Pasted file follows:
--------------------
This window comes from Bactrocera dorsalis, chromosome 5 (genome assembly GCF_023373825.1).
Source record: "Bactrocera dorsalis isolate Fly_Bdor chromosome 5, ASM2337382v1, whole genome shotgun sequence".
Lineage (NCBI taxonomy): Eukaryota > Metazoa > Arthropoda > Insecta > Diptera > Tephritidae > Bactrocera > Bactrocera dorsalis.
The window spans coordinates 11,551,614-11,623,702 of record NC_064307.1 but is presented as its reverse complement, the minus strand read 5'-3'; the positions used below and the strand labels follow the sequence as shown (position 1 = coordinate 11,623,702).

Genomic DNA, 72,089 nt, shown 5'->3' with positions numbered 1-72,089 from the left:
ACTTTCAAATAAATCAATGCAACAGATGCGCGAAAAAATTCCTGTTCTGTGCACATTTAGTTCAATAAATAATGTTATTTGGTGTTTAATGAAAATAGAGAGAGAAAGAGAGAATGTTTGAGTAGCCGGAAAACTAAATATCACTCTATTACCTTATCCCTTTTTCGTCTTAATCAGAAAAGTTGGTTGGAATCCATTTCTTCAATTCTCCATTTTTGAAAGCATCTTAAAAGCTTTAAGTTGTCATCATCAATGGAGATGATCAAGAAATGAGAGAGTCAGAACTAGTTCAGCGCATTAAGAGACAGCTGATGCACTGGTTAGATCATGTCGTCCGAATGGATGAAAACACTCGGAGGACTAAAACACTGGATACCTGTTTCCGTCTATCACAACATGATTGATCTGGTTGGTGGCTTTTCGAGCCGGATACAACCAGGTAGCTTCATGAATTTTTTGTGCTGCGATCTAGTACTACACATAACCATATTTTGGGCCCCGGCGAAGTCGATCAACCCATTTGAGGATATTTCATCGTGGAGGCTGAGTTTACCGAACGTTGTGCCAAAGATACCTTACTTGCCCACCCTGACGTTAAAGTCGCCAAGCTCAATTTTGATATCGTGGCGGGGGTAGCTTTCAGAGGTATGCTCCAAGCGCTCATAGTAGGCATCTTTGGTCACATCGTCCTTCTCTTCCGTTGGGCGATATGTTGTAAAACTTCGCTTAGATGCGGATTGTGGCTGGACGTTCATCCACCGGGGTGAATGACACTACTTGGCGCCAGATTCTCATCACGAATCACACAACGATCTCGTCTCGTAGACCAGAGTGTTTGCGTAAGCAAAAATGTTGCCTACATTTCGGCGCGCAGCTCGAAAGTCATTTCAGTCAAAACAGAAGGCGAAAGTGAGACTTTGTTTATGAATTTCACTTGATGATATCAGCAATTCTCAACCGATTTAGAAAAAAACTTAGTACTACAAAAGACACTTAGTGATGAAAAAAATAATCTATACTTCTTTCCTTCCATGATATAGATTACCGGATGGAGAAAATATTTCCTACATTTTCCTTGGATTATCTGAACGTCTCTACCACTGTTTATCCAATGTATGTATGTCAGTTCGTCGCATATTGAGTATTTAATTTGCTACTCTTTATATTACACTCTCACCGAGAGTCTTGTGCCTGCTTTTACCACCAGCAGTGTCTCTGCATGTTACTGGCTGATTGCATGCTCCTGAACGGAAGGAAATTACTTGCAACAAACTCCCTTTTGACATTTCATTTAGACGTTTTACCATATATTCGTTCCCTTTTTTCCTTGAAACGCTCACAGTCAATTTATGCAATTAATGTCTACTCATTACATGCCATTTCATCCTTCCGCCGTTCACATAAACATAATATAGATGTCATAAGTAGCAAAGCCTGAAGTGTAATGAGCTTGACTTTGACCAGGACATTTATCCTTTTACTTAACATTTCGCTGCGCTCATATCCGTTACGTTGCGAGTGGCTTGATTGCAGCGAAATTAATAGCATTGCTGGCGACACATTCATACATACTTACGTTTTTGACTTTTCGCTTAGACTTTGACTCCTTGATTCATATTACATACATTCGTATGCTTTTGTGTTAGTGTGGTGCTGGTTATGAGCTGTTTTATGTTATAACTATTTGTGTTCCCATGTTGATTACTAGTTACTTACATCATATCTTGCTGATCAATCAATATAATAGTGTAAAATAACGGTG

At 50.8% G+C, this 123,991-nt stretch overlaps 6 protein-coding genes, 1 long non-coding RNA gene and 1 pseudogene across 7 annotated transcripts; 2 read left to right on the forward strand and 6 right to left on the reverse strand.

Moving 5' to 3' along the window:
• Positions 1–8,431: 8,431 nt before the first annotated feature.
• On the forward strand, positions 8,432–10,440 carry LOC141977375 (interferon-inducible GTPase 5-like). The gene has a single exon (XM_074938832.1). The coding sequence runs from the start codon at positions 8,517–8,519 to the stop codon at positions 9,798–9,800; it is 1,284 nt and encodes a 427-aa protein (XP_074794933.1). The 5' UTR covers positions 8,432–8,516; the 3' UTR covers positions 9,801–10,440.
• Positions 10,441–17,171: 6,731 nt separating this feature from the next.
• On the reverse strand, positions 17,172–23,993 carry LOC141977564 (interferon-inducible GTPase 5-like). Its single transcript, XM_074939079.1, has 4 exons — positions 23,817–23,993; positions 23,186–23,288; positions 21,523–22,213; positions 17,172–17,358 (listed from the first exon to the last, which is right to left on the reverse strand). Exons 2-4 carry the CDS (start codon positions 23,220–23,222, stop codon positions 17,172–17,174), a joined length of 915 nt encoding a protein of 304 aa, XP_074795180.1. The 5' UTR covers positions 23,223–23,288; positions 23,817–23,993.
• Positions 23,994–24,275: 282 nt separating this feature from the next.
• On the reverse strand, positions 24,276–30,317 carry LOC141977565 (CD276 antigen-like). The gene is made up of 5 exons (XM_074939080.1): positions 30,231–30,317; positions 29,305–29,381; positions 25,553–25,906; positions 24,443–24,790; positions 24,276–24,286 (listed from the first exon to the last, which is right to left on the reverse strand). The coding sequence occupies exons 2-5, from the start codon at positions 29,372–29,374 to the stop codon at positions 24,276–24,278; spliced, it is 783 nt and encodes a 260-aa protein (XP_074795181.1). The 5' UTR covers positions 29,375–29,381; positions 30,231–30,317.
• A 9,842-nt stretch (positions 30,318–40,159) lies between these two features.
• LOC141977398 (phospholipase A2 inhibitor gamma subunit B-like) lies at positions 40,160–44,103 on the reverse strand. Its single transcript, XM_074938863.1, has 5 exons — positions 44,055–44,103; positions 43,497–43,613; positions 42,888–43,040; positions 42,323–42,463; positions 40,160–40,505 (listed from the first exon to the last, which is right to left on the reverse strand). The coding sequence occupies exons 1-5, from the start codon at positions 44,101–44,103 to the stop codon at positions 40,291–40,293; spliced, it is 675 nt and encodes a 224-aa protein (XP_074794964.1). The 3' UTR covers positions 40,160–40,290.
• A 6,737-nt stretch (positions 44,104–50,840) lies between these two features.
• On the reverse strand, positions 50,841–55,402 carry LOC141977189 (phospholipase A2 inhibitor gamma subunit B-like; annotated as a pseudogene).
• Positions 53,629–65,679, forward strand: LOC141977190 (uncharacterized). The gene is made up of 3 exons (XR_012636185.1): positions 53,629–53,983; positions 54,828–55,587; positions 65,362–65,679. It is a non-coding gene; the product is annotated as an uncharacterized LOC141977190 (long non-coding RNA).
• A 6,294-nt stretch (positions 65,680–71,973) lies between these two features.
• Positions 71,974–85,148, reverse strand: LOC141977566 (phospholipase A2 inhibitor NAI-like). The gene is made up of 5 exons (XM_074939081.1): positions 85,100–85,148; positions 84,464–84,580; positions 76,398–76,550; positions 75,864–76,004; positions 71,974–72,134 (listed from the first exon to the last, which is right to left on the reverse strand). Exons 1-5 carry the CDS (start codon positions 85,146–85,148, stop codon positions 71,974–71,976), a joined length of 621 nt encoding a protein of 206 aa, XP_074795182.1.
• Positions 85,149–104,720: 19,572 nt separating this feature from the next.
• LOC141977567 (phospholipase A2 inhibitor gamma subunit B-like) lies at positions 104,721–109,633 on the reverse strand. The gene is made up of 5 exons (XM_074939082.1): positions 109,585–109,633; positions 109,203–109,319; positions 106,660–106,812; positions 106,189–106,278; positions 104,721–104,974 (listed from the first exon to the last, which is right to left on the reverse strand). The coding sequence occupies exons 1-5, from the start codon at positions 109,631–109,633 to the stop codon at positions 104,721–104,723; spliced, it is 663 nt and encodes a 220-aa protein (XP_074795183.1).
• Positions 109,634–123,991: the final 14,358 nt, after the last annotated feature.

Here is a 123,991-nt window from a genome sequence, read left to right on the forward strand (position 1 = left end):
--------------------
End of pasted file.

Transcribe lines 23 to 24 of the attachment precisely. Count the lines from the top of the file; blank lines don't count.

• LOC141977567 (phospholipase A2 inhibitor gamma subunit B-like) lies at positions 104,721–109,633 on the reverse strand. The gene is made up of 5 exons (XM_074939082.1): positions 109,585–109,633; positions 109,203–109,319; positions 106,660–106,812; positions 106,189–106,278; positions 104,721–104,974 (listed from the first exon to the last, which is right to left on the reverse strand). The coding sequence occupies exons 1-5, from the start codon at positions 109,631–109,633 to the stop codon at positions 104,721–104,723; spliced, it is 663 nt and encodes a 220-aa protein (XP_074795183.1).
• Positions 109,634–123,991: the final 14,358 nt, after the last annotated feature.